The project was launched in the circle of the Academic Society for Corporate Management & Communication. Several universities, with nearly 40 communication directors from global companies, work together in a non-profit foundation to clarify key questions of our profession. The close exchange makes it possible for us to tackle the topics in the interface between management and communication, which are simply not solvable by individual combatants in practice.
Besides my team at the University of Leipzig, which also includes Günter Bentele, Ulrike Röttger from the University of Münster, Sabine Einwiller from the University of Vienna, Claudia Mast from Stuttgart-Hohenheim as well as the economists Stefan Stieglitz from Duisburg-Essen and Joachim Schwalbach from Berlin are on board. We can also make a difference with modest means and this is now attracting attention and finding acceptance internationally, for example in North America and Asia.
What further research results can we expect in the foreseeable future?
At the end of May, an English-language report on the most important results of “Value Creating Communication” will be published on www.akademische-gesellschaft.com, which is certainly worth reading. “How to play the game?” is the central question that drives every communication manager: How do I manage my department to contribute to the success of the company and how do I report on it?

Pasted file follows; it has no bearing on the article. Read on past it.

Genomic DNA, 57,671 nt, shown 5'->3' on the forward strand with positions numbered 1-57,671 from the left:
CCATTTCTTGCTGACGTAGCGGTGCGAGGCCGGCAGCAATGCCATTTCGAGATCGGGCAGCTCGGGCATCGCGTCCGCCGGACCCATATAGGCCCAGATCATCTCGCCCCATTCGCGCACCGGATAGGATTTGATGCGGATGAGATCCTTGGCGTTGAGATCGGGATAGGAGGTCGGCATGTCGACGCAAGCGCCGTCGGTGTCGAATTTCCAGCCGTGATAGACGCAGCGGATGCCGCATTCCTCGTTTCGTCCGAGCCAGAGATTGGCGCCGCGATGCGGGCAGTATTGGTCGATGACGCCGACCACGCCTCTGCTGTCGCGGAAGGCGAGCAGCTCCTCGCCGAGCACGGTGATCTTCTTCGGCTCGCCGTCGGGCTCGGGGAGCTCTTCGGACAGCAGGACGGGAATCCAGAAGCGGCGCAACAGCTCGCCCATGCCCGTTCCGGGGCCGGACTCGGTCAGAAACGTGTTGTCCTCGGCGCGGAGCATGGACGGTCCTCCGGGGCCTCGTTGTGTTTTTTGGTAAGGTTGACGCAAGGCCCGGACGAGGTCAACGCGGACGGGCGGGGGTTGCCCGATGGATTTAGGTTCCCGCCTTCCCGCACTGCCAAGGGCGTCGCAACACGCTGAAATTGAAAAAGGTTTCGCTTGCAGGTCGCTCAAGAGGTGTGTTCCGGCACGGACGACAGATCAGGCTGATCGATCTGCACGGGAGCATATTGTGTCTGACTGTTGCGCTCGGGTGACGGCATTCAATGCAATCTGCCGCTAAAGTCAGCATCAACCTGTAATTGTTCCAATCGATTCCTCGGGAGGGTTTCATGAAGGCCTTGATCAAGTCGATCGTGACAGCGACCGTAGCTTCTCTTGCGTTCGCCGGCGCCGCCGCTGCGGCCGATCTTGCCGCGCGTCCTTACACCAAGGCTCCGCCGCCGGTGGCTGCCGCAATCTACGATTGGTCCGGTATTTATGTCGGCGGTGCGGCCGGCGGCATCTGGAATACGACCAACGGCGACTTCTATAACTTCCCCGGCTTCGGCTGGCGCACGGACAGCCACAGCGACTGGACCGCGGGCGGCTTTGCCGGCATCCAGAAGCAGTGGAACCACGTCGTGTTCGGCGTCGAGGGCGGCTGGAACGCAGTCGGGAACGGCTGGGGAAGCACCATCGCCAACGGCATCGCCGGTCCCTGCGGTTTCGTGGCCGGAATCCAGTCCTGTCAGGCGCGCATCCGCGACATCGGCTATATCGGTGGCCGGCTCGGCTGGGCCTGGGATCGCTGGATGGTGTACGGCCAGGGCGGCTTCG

In addition to the Communication Value Circle, we are also introducing other frameworks and the first version of a toolbox for communication management. If you want to know more, you have to be patient – a German-language book about management tools for communication professionals is in preparation and will be published by Springer Gabler in 2018.
Prof. Zerfaß, thank you for discussing this with us.
Ansgar Zerfaß is Professor of Strategic Communication at the Institute for Communication and Media Science at the University of Leipzig. He is also Professor in Communication and Leadership at BI Norwegian Business School, Oslo, and Plank Scholar at the Plank Center for Leadership and Public Relations at the University of Alabama, USA. With a PhD in Business Administration and postdoctoral studies in Communications Science, he is the publisher of the “International Journal of Strategic Communication.” He has published 34 books and more than 300 articles as well as study reports in several languages on his research areas of corporate communications, SME communication, digital communication and international communication. More information and a list of current publications can be found at www.communciationmanagement.de.
1) Short article on the topic (for professionals) published in Communication Director
2) Journal article on the topic (more detailed description, including sources, etc.)
3) Background information on the research program Value Creating Communication (web link – brochure)